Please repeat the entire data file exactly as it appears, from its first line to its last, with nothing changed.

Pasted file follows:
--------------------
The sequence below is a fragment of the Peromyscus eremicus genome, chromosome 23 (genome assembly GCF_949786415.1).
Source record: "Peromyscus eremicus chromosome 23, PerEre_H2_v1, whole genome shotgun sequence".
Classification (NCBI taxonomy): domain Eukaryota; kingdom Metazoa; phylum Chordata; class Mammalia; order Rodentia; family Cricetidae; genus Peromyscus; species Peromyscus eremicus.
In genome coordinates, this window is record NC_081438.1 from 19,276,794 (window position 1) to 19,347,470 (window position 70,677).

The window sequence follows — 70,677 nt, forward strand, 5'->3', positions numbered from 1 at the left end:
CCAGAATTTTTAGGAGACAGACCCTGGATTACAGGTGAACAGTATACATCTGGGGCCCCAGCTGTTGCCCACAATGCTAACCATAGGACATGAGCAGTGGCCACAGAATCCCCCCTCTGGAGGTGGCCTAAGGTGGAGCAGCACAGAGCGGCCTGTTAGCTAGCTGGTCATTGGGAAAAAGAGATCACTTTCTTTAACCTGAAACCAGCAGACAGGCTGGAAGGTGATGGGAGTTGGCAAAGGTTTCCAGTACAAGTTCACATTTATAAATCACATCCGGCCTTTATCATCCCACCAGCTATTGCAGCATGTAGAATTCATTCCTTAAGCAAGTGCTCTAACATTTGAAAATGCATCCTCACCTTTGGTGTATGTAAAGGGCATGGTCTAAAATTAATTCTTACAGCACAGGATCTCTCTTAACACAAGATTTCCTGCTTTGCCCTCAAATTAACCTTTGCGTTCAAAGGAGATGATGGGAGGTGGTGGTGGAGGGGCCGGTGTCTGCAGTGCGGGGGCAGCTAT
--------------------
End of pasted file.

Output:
The sequence below is a fragment of the Peromyscus eremicus genome, chromosome 23 (genome assembly GCF_949786415.1).
Source record: "Peromyscus eremicus chromosome 23, PerEre_H2_v1, whole genome shotgun sequence".
Classification (NCBI taxonomy): domain Eukaryota; kingdom Metazoa; phylum Chordata; class Mammalia; order Rodentia; family Cricetidae; genus Peromyscus; species Peromyscus eremicus.
In genome coordinates, this window is record NC_081438.1 from 19,276,794 (window position 1) to 19,347,470 (window position 70,677).

The window sequence follows — 70,677 nt, forward strand, 5'->3', positions numbered from 1 at the left end:
CCAGAATTTTTAGGAGACAGACCCTGGATTACAGGTGAACAGTATACATCTGGGGCCCCAGCTGTTGCCCACAATGCTAACCATAGGACATGAGCAGTGGCCACAGAATCCCCCCTCTGGAGGTGGCCTAAGGTGGAGCAGCACAGAGCGGCCTGTTAGCTAGCTGGTCATTGGGAAAAAGAGATCACTTTCTTTAACCTGAAACCAGCAGACAGGCTGGAAGGTGATGGGAGTTGGCAAAGGTTTCCAGTACAAGTTCACATTTATAAATCACATCCGGCCTTTATCATCCCACCAGCTATTGCAGCATGTAGAATTCATTCCTTAAGCAAGTGCTCTAACATTTGAAAATGCATCCTCACCTTTGGTGTATGTAAAGGGCATGGTCTAAAATTAATTCTTACAGCACAGGATCTCTCTTAACACAAGATTTCCTGCTTTGCCCTCAAATTAACCTTTGCGTTCAAAGGAGATGATGGGAGGTGGTGGTGGAGGGGCCGGTGTCTGCAGTGCGGGGGCAGCTAT